Listening to an old TED Talk about world-famous percussionist Evelyn Glennie, I was struck not by her amazing accomplishment as a deaf musician but by the fact that she slowly began to lose her hearing at the age of 2 and was deaf by the age of 12.
“Preventable,” I thought with a sigh.
Not many things cause progressive deafness in an otherwise healthy young person — other than one incredibly preventable and terrifyingly prevalent virus that does: cytomeglovirus (CMV).
CMV? That’s the response I get most often from my patients.
Everyone knows about Zika and how to prevent a Zika infection. Zika to date has infected fewer than 300 people in the United States. through mosquito bites or by their coming into contact with saliva or semen of an infected person.
Everyone knows about fetal alcohol syndrome, the most preventable type of intellectual disability. There are warning labels on every bottle of alcohol and in every bathroom of a facility that serves alcohol. Fetal alcohol syndrome affects 1 in 10,000 infants (.01 percent), and if you add alcohol-related behavioral disorders, that number increases to 1 percent.
CMV infects 2 percent of every pregnancy. Two percent!
More children suffer from long-term neurodevelopmental handicaps as a result of congenital CMV infection than either Down syndrome or fetal alcohol syndrome. It is the most common cause of congenital deafness in the U.S.
And it is a failure of the medical community that patients don’t know about this virus.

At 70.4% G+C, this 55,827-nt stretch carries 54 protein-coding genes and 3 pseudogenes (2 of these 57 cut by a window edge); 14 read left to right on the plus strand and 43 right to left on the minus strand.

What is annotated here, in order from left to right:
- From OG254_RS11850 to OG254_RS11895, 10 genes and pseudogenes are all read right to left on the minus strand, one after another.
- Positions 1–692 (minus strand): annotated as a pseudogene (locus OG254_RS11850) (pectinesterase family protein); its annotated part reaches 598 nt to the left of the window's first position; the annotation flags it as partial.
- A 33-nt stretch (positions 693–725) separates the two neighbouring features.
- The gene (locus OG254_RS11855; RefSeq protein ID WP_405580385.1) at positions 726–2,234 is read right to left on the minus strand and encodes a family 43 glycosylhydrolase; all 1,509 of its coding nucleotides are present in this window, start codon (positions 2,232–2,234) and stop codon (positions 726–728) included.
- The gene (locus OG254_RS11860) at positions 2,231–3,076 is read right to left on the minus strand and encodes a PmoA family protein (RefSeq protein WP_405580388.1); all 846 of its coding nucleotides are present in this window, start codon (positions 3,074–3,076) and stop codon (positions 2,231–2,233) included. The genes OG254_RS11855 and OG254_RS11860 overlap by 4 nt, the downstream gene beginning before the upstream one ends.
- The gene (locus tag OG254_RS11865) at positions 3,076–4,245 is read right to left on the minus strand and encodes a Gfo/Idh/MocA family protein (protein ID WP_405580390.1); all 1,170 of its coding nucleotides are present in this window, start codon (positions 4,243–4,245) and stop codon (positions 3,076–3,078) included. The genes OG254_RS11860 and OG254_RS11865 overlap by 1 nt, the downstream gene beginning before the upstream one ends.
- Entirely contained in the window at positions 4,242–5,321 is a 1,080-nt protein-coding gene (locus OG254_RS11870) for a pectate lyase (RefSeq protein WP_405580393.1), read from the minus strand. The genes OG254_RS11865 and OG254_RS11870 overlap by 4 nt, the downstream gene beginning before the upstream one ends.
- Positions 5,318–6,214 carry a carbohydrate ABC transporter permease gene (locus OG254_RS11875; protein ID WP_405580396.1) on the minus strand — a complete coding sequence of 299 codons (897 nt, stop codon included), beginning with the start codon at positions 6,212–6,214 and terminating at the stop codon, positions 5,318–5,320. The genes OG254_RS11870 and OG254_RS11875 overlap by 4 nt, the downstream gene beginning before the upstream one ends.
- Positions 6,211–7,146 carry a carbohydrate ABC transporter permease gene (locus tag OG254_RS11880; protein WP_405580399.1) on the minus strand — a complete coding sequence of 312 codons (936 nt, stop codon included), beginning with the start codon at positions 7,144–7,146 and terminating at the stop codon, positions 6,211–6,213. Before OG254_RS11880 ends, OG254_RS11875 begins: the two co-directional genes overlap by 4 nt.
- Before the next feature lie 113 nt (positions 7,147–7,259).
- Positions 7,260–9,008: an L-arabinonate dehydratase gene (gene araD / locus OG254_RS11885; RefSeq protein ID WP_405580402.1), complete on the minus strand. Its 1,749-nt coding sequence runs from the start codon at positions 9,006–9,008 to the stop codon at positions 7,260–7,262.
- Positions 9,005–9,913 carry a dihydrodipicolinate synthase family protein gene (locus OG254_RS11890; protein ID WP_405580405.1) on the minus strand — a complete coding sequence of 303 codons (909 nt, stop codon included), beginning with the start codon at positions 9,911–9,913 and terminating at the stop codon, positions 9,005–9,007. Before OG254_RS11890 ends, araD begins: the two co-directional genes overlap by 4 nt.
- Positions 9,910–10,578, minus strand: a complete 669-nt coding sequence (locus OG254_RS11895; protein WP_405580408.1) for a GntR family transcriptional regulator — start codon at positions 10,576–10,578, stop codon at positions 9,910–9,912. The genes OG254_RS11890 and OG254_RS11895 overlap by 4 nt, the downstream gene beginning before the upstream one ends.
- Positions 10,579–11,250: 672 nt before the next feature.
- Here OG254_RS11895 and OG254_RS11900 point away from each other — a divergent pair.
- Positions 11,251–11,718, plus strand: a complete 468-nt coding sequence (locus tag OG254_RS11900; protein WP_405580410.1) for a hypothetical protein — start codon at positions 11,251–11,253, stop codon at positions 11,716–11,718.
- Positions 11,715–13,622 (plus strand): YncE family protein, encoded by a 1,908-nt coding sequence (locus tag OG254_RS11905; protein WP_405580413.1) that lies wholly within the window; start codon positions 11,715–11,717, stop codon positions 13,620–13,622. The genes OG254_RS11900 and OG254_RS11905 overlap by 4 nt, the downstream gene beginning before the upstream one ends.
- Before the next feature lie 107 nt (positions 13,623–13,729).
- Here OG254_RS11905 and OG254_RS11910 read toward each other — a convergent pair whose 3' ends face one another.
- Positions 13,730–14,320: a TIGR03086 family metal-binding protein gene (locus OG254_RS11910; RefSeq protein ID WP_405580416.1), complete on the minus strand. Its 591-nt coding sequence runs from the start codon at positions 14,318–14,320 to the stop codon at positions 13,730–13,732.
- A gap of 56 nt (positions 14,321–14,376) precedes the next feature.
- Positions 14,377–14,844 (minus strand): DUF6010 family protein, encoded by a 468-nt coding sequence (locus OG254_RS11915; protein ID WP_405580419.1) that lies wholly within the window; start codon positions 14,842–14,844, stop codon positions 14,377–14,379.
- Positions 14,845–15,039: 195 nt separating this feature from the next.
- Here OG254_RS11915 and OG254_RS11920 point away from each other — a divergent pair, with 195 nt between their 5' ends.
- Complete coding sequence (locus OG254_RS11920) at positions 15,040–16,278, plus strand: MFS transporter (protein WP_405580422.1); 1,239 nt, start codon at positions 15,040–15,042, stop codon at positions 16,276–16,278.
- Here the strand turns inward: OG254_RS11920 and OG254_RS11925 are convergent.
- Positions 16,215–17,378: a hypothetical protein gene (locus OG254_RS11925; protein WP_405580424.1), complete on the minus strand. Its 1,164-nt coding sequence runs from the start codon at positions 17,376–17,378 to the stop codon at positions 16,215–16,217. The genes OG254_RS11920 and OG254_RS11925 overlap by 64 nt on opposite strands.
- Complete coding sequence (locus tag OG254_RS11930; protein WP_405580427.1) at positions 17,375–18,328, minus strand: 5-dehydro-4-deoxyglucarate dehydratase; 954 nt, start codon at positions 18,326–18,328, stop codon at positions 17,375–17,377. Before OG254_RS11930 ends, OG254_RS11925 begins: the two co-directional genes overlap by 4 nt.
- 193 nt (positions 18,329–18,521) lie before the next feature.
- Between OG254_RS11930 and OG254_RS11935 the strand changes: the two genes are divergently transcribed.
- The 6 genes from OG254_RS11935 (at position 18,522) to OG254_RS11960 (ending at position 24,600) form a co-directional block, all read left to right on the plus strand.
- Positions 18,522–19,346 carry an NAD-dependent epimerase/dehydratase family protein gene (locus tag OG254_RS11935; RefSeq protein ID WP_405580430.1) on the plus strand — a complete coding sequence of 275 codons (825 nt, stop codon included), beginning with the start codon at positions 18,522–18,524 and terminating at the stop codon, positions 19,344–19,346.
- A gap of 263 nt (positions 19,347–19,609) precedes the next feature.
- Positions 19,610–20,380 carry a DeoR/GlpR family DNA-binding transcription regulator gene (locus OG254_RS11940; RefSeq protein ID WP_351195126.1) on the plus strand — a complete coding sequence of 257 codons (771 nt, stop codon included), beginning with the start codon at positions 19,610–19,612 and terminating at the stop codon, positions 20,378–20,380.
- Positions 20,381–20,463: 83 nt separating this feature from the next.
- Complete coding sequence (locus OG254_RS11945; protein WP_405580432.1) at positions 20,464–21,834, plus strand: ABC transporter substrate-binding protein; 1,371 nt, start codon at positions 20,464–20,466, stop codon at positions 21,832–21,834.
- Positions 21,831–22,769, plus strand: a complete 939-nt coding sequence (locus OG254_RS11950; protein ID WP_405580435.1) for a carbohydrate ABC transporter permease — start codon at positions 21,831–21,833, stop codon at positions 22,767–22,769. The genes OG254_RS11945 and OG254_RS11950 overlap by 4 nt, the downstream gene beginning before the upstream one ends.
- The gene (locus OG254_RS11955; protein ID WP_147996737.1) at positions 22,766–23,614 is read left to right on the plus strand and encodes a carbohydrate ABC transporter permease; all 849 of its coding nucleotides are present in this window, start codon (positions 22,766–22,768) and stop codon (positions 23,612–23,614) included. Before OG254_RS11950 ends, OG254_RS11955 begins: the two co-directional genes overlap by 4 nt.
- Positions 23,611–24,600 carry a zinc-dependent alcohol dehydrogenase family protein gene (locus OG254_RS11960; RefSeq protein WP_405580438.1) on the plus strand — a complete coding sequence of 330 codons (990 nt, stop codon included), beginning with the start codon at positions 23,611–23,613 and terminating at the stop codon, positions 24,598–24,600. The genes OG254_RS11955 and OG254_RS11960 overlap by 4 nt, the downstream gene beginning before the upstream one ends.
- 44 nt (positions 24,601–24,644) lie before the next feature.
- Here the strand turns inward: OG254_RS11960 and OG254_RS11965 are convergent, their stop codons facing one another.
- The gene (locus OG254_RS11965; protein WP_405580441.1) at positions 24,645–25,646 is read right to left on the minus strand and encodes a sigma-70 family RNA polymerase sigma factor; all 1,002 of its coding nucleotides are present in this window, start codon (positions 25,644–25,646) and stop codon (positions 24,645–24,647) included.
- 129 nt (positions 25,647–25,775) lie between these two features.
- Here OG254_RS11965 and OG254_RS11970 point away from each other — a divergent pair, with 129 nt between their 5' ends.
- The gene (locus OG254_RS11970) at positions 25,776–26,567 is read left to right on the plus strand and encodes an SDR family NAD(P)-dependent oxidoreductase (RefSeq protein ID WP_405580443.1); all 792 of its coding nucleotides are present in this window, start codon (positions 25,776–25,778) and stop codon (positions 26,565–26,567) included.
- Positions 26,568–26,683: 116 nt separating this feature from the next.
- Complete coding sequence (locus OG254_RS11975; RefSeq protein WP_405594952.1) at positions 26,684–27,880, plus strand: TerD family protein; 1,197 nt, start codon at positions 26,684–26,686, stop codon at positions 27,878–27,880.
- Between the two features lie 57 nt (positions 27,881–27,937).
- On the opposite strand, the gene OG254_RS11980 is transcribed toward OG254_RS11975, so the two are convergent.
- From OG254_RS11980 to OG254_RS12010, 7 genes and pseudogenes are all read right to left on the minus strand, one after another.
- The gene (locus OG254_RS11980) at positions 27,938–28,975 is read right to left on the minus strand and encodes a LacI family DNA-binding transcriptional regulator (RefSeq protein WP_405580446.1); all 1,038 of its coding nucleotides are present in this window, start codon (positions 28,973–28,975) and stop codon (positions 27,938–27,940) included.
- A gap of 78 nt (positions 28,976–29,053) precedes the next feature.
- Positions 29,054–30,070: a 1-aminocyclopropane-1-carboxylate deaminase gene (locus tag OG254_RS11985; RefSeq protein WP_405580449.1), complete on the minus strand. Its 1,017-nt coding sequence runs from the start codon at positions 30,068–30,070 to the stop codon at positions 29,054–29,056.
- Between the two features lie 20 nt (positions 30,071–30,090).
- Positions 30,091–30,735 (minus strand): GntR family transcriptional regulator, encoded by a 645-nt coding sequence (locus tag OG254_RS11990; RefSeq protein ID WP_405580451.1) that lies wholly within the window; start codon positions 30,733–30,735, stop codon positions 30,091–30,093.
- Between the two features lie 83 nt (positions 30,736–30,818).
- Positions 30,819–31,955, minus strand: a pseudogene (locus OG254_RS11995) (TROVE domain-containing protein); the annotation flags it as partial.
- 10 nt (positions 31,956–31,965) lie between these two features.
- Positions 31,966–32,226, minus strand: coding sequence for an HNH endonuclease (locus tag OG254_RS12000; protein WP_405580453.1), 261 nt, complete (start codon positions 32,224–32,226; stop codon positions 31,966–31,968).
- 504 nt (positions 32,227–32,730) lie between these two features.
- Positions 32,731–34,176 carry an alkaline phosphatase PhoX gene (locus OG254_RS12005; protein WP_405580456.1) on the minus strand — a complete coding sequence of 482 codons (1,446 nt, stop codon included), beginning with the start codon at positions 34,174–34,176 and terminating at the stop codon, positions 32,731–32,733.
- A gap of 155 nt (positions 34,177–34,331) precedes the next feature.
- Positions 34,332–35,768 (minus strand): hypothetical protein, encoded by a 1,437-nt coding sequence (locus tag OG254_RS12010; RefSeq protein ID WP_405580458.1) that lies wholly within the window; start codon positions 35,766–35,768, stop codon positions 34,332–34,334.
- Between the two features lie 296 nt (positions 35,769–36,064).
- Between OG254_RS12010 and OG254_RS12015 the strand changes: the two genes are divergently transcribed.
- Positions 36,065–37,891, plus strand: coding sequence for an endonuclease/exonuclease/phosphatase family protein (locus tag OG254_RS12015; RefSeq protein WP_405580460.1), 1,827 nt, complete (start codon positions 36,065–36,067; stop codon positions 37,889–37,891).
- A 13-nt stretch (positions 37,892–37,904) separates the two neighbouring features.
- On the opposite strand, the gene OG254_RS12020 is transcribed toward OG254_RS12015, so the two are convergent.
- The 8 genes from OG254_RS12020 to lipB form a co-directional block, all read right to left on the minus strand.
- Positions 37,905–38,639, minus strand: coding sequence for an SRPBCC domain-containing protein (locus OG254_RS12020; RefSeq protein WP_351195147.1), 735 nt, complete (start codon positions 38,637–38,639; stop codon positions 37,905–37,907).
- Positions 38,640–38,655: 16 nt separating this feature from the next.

What is CMV? It’s a congenital infection much like Zika. And just like Zika, it’s really not harmful to anyone but a fetus. It causes, but is not limited to, small head size, mental disabilities, seizures, and deafness.
Where does a pregnant woman come into contact with CMV? She almost always is infected by a toddler, usually her own child. The virus is spread most commonly by sharing food with a toddler or allowing the toddler to put her fingers in her mother’s mouth. (Or the father can get it from a toddler and spread it with a kiss). It is also found in urine.
Anyone who works or lives with a toddler should take precautions if they or their partner is pregnant or considering becoming pregnant.
These simple things can help reduce the risk:
- Do not share foods, drinks, or utensils with young children;
- Do not kiss young children on or around the mouth; and
- Wash hands carefully after changing diapers and wiping runny noses or drool from young children.
Honestly it’s lack of leadership on our part that we have not spread the word. Please consider this an information vaccination.
CMV infection is preventable, and its effects on our tiniest patients are worth preventing. Join me in shouting it from the rooftops of social media and in the exam rooms.
Kimberly Carter, MD, is an obstetrician-gynecologist in Austin who is serves on the TMA Task Force on Behavioral Health.
Don't miss July’s issue of Texas Medicine magazine, which looks at three congenital infections that are especially problematic in Texas because of their stubborn rates: syphilis, cytomegalovirus (CMV), and HIV.